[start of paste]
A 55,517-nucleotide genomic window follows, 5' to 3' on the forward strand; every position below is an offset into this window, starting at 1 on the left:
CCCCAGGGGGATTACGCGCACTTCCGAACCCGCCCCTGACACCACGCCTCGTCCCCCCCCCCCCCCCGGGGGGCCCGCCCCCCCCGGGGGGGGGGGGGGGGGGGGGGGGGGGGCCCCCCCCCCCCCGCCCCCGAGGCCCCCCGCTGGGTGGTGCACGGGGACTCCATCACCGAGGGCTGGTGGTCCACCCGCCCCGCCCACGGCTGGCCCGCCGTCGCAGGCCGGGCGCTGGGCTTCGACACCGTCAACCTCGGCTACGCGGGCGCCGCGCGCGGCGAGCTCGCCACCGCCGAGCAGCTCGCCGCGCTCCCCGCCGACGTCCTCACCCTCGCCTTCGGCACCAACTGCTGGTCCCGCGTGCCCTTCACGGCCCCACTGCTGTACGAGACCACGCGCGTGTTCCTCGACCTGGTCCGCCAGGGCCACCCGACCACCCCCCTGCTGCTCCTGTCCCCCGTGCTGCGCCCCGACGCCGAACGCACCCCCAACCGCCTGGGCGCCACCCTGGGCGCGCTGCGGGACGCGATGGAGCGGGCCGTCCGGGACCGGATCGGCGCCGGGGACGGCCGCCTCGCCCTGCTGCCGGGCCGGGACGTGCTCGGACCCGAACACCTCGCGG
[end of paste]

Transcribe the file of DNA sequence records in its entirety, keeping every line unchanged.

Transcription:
A 55,517-nucleotide genomic window follows, 5' to 3' on the forward strand; every position below is an offset into this window, starting at 1 on the left:
CCCCAGGGGGATTACGCGCACTTCCGAACCCGCCCCTGACACCACGCCTCGTCCCCCCCCCCCCCCCGGGGGGCCCGCCCCCCCCGGGGGGGGGGGGGGGGGGGGGGGGGGGGCCCCCCCCCCCCCGCCCCCGAGGCCCCCCGCTGGGTGGTGCACGGGGACTCCATCACCGAGGGCTGGTGGTCCACCCGCCCCGCCCACGGCTGGCCCGCCGTCGCAGGCCGGGCGCTGGGCTTCGACACCGTCAACCTCGGCTACGCGGGCGCCGCGCGCGGCGAGCTCGCCACCGCCGAGCAGCTCGCCGCGCTCCCCGCCGACGTCCTCACCCTCGCCTTCGGCACCAACTGCTGGTCCCGCGTGCCCTTCACGGCCCCACTGCTGTACGAGACCACGCGCGTGTTCCTCGACCTGGTCCGCCAGGGCCACCCGACCACCCCCCTGCTGCTCCTGTCCCCCGTGCTGCGCCCCGACGCCGAACGCACCCCCAACCGCCTGGGCGCCACCCTGGGCGCGCTGCGGGACGCGATGGAGCGGGCCGTCCGGGACCGGATCGGCGCCGGGGACGGCCGCCTCGCCCTGCTGCCGGGCCGGGACGTGCTCGGACCCGAACACCTCGCGG